Those with a cat are like me. Selfish people who attempt to prove they aren’t selfish by having another creature to take care. Except with a cat you can fill up its dish and leave it for the weekend. Or get a friend to check in on it once a day and feed it. Little effort. Low maintenance. Proves you aren’t a psychopath because you take care of another animal without killing it. A cat is also good for keeping you from being too lonely. Something to pass the time until you find a man to procreate and have multiple babies. If that’s your style. Personally I use mine to kill the mice and prove I’m not heartless.
Crazy cat ladies? What happens when you started with a cat to keep you from being lonely in your early 20s only to slip into your 30s and 40s without a husband or children? You get multiple cats to fill that void of being wanted; of needing to take care of something. It takes a minimum of five cats to equal the energy needed for one puppy. Three puppies and I think you probably have the energy needed for a baby.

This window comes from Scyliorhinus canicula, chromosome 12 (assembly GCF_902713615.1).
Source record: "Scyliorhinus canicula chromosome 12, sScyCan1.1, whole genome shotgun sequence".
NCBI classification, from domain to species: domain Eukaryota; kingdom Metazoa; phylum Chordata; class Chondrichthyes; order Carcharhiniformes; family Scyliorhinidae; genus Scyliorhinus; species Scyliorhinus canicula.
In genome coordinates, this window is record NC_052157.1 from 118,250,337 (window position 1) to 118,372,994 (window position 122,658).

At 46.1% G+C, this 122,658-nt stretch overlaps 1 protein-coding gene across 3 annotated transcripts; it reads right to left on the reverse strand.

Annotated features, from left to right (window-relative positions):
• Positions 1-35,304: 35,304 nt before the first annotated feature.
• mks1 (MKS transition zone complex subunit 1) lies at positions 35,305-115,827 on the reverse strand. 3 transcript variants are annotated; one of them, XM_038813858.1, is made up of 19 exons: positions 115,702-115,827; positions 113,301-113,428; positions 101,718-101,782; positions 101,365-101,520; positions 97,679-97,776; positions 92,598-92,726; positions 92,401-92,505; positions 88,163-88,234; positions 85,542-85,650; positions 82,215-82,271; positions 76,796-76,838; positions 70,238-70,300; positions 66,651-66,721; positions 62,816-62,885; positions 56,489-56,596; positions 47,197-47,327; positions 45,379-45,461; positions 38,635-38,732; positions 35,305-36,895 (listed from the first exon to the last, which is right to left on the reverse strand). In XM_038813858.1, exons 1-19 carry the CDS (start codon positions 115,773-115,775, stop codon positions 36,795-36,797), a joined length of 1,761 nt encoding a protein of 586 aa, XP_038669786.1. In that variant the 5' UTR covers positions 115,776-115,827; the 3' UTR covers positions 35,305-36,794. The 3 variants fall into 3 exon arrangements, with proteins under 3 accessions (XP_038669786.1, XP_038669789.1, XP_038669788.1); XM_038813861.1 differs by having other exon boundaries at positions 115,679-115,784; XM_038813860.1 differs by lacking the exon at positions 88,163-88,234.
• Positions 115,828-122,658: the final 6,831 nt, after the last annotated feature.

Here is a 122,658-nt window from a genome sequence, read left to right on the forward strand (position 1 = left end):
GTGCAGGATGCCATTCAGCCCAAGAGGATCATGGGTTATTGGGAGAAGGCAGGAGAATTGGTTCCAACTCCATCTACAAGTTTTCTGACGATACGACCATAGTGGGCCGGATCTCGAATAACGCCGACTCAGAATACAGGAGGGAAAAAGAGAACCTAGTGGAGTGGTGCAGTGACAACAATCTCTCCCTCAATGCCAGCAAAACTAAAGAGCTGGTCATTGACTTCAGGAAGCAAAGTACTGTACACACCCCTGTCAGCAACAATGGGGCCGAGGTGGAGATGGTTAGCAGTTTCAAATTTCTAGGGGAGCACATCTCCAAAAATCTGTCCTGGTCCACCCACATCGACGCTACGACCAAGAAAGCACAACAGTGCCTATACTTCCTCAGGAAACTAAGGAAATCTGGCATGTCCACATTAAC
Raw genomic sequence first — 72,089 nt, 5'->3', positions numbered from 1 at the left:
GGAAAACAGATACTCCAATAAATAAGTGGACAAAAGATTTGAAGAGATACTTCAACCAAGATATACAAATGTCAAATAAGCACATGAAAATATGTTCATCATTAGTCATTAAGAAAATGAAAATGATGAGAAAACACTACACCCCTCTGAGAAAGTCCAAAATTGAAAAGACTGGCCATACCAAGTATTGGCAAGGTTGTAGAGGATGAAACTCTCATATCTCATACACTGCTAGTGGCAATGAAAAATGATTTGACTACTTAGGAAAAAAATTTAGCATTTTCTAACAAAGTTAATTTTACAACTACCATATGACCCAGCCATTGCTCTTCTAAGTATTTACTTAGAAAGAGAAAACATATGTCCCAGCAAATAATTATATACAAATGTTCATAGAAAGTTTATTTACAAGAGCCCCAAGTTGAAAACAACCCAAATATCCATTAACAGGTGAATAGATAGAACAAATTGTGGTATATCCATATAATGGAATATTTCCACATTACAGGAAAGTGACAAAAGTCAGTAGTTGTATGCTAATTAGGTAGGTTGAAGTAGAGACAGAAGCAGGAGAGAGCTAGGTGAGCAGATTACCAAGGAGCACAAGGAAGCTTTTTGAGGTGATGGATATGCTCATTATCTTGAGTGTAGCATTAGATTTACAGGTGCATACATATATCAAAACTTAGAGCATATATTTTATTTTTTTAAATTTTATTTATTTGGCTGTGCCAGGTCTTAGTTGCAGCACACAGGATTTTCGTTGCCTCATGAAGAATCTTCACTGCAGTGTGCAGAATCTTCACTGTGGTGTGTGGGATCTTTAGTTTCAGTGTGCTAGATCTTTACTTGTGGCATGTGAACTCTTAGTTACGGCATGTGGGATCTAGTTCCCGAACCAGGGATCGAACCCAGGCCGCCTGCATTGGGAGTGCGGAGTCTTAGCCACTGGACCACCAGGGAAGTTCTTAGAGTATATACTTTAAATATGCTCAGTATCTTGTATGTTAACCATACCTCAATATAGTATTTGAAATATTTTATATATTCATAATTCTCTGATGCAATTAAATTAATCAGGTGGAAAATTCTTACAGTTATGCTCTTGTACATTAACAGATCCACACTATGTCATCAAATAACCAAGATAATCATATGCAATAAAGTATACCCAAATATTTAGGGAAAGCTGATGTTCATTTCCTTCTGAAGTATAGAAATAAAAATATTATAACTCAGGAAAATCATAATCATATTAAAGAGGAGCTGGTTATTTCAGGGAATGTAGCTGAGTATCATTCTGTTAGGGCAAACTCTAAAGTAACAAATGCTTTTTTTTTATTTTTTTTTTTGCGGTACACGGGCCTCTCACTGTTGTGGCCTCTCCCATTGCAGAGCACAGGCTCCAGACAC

My sister with three children thinking about a fourth? In another lifetime, one without children and a husband, she would have 15-20 cats.
Think about it.
To explain why you want to marry someone is a difficult task.
All of my girlfriends move in with their boyfriends, usually within a year of dating, economically it makes sense. Living with someone, sharing your life with them is similar to being married. I have friends who argue against the archaic decision to get married – why give up your freedom, your name, and a piece of yourself just for a piece of paper? (Equality isn’t an argument in Canada, any two consenting adults can get married, doesn’t matter what sex they are). One can’t get married to change any aspect of their relationship – that piece of paper won’t make him do the dishes more often or like your family more.